Dealing with loss on the farm

RIP Little Lady

We recently faced some very sad news. The day before Thanksgiving our 11 year old started rounding up our chickens to put them to bed. He found most of them but couldn’t find one of our Plymouth Rock birds. We’ve seen a beautiful pair of owls flying over the farm since early summer so we were worried that one of them may have stopped by for dinner. We’ve had 7 chickens since April-May and we’ve been able to keep them safe until now with one exception. One of our chickens pecked our Australian Shepherd in the eye during a family BBQ. He reacted quickly and that was the day we learned how to butcher a chicken. It was a sad day but we didn’t want the bird to go to waste. She was a gentle bird who was laying well. When we noticed the missing bird last week we started looking over our fence and calling neighbors. Unfortunately our lovely lady decided to climb on top of the feed can and fly over the back fence into a yard with several dogs and one of them killed her. That is our best guess because these birds aren’t great flyers. We like to let our chickens run free except for the garden. We realized it was time to clip each chicken’s wing. I really thought they were safe from flying over the fence but experience has proven otherwise.

They didn’t love the clipping process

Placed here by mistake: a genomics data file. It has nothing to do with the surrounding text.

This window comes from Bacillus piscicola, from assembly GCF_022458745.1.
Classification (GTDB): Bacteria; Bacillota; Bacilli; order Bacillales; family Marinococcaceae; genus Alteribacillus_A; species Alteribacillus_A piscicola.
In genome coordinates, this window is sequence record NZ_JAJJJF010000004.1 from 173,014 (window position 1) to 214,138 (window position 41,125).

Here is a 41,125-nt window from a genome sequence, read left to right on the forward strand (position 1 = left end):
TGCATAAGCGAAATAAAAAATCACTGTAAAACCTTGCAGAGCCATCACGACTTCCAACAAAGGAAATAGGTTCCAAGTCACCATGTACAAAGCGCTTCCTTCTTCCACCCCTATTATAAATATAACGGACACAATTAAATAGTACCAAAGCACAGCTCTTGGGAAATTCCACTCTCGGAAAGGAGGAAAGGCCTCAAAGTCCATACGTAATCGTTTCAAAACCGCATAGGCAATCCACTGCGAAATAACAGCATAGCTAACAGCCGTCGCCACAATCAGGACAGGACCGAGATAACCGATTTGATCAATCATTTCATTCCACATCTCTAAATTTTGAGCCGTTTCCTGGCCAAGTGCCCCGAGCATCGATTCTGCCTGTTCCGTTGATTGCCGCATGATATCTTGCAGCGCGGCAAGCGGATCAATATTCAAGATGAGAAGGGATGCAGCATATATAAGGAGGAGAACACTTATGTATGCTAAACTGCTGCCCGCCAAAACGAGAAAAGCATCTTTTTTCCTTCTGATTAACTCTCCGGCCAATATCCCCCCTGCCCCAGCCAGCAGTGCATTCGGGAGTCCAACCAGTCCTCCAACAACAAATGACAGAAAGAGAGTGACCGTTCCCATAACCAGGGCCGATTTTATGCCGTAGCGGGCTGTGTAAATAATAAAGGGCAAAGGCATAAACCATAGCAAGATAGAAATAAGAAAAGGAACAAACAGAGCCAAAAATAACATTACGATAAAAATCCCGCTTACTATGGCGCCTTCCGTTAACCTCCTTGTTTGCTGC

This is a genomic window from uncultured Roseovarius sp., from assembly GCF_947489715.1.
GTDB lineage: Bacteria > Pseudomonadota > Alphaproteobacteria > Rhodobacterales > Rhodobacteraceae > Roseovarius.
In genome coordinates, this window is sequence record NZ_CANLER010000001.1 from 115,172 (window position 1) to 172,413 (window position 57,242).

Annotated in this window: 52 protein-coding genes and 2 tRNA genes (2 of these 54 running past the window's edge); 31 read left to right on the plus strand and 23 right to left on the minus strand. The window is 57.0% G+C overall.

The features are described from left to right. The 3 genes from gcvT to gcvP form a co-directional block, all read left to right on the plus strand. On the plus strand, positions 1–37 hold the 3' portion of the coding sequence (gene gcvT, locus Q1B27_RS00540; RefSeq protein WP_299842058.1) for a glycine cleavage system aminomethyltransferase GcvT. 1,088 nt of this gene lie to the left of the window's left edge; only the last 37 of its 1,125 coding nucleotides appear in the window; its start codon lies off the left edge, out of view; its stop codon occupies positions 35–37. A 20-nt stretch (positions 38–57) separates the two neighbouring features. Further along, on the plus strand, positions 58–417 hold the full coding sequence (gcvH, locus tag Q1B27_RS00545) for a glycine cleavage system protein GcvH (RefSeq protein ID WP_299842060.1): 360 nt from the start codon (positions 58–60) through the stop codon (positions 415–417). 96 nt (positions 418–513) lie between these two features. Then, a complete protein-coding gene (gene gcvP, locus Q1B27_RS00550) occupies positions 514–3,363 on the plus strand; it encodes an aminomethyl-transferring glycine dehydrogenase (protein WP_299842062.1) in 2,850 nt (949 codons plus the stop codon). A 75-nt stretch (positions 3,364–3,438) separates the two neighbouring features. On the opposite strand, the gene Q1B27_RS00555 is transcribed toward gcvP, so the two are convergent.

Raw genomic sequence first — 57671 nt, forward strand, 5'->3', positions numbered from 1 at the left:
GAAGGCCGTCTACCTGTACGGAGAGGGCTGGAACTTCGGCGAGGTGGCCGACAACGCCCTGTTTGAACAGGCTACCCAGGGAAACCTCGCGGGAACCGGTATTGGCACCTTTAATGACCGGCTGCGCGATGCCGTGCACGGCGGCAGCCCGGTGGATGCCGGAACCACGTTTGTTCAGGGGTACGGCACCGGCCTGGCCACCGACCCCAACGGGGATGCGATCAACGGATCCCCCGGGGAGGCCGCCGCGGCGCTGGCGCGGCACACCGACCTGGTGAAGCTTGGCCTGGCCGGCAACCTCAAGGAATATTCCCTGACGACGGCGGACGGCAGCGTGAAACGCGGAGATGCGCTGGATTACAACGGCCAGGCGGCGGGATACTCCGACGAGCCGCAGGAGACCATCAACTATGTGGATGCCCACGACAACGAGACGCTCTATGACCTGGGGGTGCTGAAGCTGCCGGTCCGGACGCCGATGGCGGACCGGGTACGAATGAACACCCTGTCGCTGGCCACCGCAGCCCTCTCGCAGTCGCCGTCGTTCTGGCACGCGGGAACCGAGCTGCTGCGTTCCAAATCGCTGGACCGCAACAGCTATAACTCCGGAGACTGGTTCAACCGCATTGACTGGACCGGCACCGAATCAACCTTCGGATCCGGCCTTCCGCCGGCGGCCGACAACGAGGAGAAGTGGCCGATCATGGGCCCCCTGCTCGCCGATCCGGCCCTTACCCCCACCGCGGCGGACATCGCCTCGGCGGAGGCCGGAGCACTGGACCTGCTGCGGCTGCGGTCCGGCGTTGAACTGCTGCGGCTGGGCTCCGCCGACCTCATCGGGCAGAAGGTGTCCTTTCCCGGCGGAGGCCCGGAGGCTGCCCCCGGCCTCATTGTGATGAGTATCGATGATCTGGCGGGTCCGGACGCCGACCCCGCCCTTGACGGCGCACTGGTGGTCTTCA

They’re grounded.

We were all very sad on that day. So we clipped most of the flight feathers on each chicken’s wing so the girls will be thrown off balance and stay close to the ground. If you clip both wings they may still be able to get over the fence. It’s the imbalance that stops the flight or that is my understanding. We left the feathers that keep our girls warm at night of course. I’d rather not clip their wings but I certainly don’t want the dogs to get them so that is our solution for now. We later heard from a friend that it helps to hold the chicken breast side up and they fan out their wings while you cut naturally. Of course we learned that trick after we were finished. Through our experiences in the garden and with animal husbandry I’ve learned to be patient with myself and embrace the failure a little more so I can get through the problem more quickly. Sitting around being sad or mad at yourself isn’t productive. One interesting thing I catch myself doing is over or under estimating what we can do. Things are hardly ever as easy or as hard as I think they will be. It sounds so obvious but I think learning not to set expectations might be one of the most helpful advice I would offer to a new gardener. I’m still a new gardener so take that for what it’s worth. We plan to order a few more chickens in the spring which will be exciting. Stay tuned for my next post for details on some big plans we have for 2021. I can’t wait to tell you all! Well I think I only have a half dozen subscribers but that’s ok.